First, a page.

What I Read the Week of September 23

“Oscar-O-Meter: The A.V. Club‘s 2012 fall prestige-movie guide” by Noel Murray, Keith Phipps, Nathan Rabin, Tasha Robinson & Scott Tobias, A.V. Club — Mostly, this serves as a fairly comprehensive overview of the fall movie schedule. It just so happens that I’m more excited about this fall, when it comes to movies, than any season I’ve ever experienced in my entire life. Also, the A.V. Club, as you can see by the title, is interested in handicapping the Oscar race using well-established criteria. Reading something like this elucidates the shades of difference between how good a movie is likely to be and how likely that movie is to win an Oscar. Yes, I remain interested in how the Oscars turn out; I think it’s fun no matter who wins.

“The Last Days of Football?” by Steve Coll, The New Yorker — This article provides an easy-to-understand overview of the labor dispute and lockout of the NFL referees. The author takes that drawn-out process and the accompanying troubles of the “replacement” refs as a launching-point to pose questions about American football’s future as a business. He also discusses the violence of the game and its lack of popularity outside the U.S. Possible solutions are only briefly mentioned, but the questions are interesting.

“What’s the Difference Between Life and Death?” by Druin Burch, Slate — I’ve read some things before about the interesting subject of how we define death, medically, and how that definition has changed. It seems the more we learn, the thornier the issue becomes. Of course, there are ethical questions involved, and this article explores some of them, particularly with regard to organ transplants. Because this article is about death and approaches it from a medical, as well as moral, standpoint, parts of it are probably not for the squeamish. I found the brief history of the study of death especially informative.

“The Biggitude of God” by Joel Schreurs, Think Christian — This article, I think, is a great example of how a responsible Christian needs to relate to science — outside of the narrative that science and religion are at war. The more we discover about the size and complexity of the universe, the more we can appreciate the majesty of God’s creative act, and thus learn more about God’s character. Now, Schreurs ultimately isn’t really writing about science; he just uses a recent estimation of the number of stars in the universe to talk about the heart of God and the nature of grace. Often, the Think Christian formula seems to be “Here is something that happened recently” followed by “…and that got me thinking about something theological or spiritual that’s related to the story by some analogy.” That transition sometimes feels forced, but I love it here. Both the science and the theology are an invitation to awe.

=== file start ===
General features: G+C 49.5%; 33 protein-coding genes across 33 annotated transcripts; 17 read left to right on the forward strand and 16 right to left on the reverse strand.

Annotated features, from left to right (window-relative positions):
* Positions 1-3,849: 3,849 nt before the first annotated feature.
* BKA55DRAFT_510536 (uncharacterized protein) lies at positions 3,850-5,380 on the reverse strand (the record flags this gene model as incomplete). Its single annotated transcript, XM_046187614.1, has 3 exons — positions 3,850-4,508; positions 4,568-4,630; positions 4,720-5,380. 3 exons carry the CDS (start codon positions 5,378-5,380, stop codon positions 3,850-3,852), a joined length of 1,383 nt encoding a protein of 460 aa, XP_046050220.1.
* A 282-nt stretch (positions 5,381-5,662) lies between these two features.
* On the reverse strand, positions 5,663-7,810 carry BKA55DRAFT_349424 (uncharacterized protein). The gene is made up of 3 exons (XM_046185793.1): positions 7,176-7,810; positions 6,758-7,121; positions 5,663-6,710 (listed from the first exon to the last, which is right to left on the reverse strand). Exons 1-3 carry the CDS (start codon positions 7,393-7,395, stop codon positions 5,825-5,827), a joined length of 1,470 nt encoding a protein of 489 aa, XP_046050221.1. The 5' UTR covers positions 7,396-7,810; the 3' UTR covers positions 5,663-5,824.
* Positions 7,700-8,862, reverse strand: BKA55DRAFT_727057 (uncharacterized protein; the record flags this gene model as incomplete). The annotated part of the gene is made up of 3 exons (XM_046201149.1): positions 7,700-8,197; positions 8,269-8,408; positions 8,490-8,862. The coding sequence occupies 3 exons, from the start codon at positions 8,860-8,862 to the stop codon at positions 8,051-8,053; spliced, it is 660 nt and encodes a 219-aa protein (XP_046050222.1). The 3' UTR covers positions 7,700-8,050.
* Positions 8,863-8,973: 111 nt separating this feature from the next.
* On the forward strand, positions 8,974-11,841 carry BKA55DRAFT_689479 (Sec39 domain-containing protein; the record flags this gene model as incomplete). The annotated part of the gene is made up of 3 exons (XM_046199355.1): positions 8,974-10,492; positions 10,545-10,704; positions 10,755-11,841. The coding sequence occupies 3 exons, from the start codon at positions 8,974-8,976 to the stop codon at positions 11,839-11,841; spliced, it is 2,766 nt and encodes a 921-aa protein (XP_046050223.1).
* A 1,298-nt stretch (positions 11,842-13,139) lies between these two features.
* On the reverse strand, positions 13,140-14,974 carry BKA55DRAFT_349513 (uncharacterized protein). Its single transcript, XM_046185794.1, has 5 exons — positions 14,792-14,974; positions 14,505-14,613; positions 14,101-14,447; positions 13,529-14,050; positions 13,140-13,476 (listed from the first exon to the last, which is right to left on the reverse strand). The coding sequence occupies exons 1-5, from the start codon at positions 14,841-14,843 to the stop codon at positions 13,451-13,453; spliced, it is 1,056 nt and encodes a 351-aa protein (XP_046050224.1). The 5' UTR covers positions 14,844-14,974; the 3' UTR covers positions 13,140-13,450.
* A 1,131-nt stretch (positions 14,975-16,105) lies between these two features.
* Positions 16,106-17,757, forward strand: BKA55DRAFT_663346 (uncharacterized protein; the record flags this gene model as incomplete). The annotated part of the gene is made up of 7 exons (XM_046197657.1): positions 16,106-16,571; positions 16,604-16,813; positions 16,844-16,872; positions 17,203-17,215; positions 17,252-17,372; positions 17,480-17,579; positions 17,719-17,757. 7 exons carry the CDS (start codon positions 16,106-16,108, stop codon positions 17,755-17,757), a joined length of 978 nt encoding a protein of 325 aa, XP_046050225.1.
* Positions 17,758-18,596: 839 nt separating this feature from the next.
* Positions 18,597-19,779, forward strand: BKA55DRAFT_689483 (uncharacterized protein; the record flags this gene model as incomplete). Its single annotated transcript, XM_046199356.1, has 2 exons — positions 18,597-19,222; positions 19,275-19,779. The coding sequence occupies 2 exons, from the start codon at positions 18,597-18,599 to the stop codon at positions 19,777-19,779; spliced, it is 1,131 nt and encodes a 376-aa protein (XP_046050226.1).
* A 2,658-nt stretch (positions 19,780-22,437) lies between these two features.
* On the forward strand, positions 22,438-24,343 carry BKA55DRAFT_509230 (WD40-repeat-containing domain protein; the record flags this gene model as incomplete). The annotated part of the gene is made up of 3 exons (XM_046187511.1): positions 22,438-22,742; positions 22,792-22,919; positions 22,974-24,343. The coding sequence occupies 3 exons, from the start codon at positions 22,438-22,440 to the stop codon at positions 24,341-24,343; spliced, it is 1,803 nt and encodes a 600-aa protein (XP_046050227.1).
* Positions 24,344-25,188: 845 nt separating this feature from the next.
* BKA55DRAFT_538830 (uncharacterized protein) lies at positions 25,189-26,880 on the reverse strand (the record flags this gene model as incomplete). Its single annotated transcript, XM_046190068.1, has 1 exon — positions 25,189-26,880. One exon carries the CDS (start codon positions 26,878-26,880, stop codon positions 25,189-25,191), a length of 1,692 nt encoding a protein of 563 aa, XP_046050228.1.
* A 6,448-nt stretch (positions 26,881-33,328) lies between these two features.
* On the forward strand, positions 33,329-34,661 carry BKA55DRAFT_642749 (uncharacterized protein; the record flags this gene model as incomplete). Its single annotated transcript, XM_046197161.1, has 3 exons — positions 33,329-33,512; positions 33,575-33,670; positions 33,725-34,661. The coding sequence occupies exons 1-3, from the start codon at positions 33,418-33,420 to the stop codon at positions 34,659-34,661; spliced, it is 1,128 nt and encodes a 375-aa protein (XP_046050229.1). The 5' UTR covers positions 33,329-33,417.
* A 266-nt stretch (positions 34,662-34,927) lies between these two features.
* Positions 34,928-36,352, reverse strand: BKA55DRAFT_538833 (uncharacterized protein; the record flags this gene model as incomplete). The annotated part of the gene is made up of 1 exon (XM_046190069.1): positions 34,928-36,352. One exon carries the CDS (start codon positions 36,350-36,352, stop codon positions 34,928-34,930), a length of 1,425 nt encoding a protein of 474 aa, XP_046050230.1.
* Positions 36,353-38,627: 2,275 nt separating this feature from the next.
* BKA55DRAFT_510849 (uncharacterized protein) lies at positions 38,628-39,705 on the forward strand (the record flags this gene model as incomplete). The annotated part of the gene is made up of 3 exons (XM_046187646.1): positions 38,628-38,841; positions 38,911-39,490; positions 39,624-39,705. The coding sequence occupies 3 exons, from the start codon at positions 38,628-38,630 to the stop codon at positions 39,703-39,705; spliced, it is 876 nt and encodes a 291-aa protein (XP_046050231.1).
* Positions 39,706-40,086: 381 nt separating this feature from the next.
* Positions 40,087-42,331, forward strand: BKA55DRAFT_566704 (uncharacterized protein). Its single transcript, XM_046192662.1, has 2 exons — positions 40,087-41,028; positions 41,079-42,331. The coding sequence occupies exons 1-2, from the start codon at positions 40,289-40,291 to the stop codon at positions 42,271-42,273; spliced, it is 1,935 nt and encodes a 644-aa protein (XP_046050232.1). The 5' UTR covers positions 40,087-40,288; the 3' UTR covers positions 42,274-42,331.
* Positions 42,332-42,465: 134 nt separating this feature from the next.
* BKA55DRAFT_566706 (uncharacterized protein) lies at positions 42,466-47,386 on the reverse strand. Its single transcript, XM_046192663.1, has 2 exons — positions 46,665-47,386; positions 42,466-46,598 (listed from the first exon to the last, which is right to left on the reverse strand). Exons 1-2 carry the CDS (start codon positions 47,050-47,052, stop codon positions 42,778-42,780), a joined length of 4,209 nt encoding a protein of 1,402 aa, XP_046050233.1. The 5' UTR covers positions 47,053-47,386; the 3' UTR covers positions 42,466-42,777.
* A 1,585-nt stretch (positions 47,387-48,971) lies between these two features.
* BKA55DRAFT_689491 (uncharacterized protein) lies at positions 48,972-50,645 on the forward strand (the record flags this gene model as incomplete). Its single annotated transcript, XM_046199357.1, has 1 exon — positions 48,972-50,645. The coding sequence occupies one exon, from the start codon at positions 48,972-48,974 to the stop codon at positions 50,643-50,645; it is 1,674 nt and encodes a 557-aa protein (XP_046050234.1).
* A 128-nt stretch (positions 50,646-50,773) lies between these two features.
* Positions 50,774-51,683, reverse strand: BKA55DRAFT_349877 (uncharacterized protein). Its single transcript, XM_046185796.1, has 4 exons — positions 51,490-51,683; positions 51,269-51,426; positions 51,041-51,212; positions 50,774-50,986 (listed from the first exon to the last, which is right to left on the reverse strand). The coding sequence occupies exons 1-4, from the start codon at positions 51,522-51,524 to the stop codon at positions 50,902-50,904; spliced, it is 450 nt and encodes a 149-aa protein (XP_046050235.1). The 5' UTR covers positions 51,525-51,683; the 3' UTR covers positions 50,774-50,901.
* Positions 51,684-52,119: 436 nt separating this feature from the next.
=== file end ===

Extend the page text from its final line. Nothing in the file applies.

“To Sow or to Reap: Four Theses on Social Conservatism (#1)” by Matthew Lee Anderson, Mere Orthodoxy — The other three theses are worth reading as well, but they seem to boil down to social conservatives needing to show more confidence in their ideas. This first part raises a somewhat different issue, that of the bigger strategy. Anderson suggests social conservatives should think more about participating culturally rather than just politically (politics is only one small part of culture). The process of establishing a foothold in culture is much slower than the process of winning an election or getting a law passed, but the results will be much longer-lasting as well.

“A Small Crease” by Kara VanderBijl, This Recording — Madeleine L’Engle and her book A Wrinkle in Time have been called to my attention by a number of sources recently. I see this as incontrovertible evidence that I need to read this book that I’ve somehow never read (I could go off on a tangent about how I spent too much time as a child watching TV, but what’s there to say?). But first I greatly enjoyed this essay about the book and what it means, written by someone I know! (I need to find and share more such things, seeing as I do know some writers.)

“Shakespeare: God’s Will” by A.G. Harmon, Good Letters (Patheos blog) — I’m always ready for a good Shakespeare appreciation. Harmon talks a bit about Coriolanus, certainly one of the lesser-known plays. He then briefly compares the play with Hamlet. This isn’t a particularly deep exploration of themes, but it’s a fun read, with Harmon imitating Shakespearean language. And, like a few other articles I’ve mentioned in this post, the point seems to be more about raising intriguing questions and making the reader go off and think about them for awhile.

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